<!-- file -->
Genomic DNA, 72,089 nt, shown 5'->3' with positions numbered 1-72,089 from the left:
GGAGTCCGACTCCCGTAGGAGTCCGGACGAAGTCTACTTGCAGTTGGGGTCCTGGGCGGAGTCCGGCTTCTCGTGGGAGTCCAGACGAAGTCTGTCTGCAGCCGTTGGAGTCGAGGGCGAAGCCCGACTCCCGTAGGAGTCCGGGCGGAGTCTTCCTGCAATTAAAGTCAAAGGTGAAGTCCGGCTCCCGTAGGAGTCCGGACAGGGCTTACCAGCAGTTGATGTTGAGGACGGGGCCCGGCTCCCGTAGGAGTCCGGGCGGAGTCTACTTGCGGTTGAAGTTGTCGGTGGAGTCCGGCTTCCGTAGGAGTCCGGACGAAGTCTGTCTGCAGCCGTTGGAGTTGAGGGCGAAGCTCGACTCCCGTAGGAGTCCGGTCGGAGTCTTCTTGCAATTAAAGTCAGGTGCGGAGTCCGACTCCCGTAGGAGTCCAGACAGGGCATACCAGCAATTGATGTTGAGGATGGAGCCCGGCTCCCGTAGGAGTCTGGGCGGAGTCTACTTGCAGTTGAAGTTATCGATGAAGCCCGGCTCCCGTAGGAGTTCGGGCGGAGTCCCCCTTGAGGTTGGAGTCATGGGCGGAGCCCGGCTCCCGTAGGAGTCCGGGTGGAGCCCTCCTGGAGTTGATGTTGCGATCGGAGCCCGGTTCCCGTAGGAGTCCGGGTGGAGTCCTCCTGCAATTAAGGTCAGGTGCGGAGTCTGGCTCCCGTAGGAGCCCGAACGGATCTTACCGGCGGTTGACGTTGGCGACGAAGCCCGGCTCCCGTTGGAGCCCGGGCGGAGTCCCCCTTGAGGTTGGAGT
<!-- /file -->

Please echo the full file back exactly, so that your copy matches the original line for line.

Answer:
Genomic DNA, 72,089 nt, shown 5'->3' with positions numbered 1-72,089 from the left:
GGAGTCCGACTCCCGTAGGAGTCCGGACGAAGTCTACTTGCAGTTGGGGTCCTGGGCGGAGTCCGGCTTCTCGTGGGAGTCCAGACGAAGTCTGTCTGCAGCCGTTGGAGTCGAGGGCGAAGCCCGACTCCCGTAGGAGTCCGGGCGGAGTCTTCCTGCAATTAAAGTCAAAGGTGAAGTCCGGCTCCCGTAGGAGTCCGGACAGGGCTTACCAGCAGTTGATGTTGAGGACGGGGCCCGGCTCCCGTAGGAGTCCGGGCGGAGTCTACTTGCGGTTGAAGTTGTCGGTGGAGTCCGGCTTCCGTAGGAGTCCGGACGAAGTCTGTCTGCAGCCGTTGGAGTTGAGGGCGAAGCTCGACTCCCGTAGGAGTCCGGTCGGAGTCTTCTTGCAATTAAAGTCAGGTGCGGAGTCCGACTCCCGTAGGAGTCCAGACAGGGCATACCAGCAATTGATGTTGAGGATGGAGCCCGGCTCCCGTAGGAGTCTGGGCGGAGTCTACTTGCAGTTGAAGTTATCGATGAAGCCCGGCTCCCGTAGGAGTTCGGGCGGAGTCCCCCTTGAGGTTGGAGTCATGGGCGGAGCCCGGCTCCCGTAGGAGTCCGGGTGGAGCCCTCCTGGAGTTGATGTTGCGATCGGAGCCCGGTTCCCGTAGGAGTCCGGGTGGAGTCCTCCTGCAATTAAGGTCAGGTGCGGAGTCTGGCTCCCGTAGGAGCCCGAACGGATCTTACCGGCGGTTGACGTTGGCGACGAAGCCCGGCTCCCGTTGGAGCCCGGGCGGAGTCCCCCTTGAGGTTGGAGT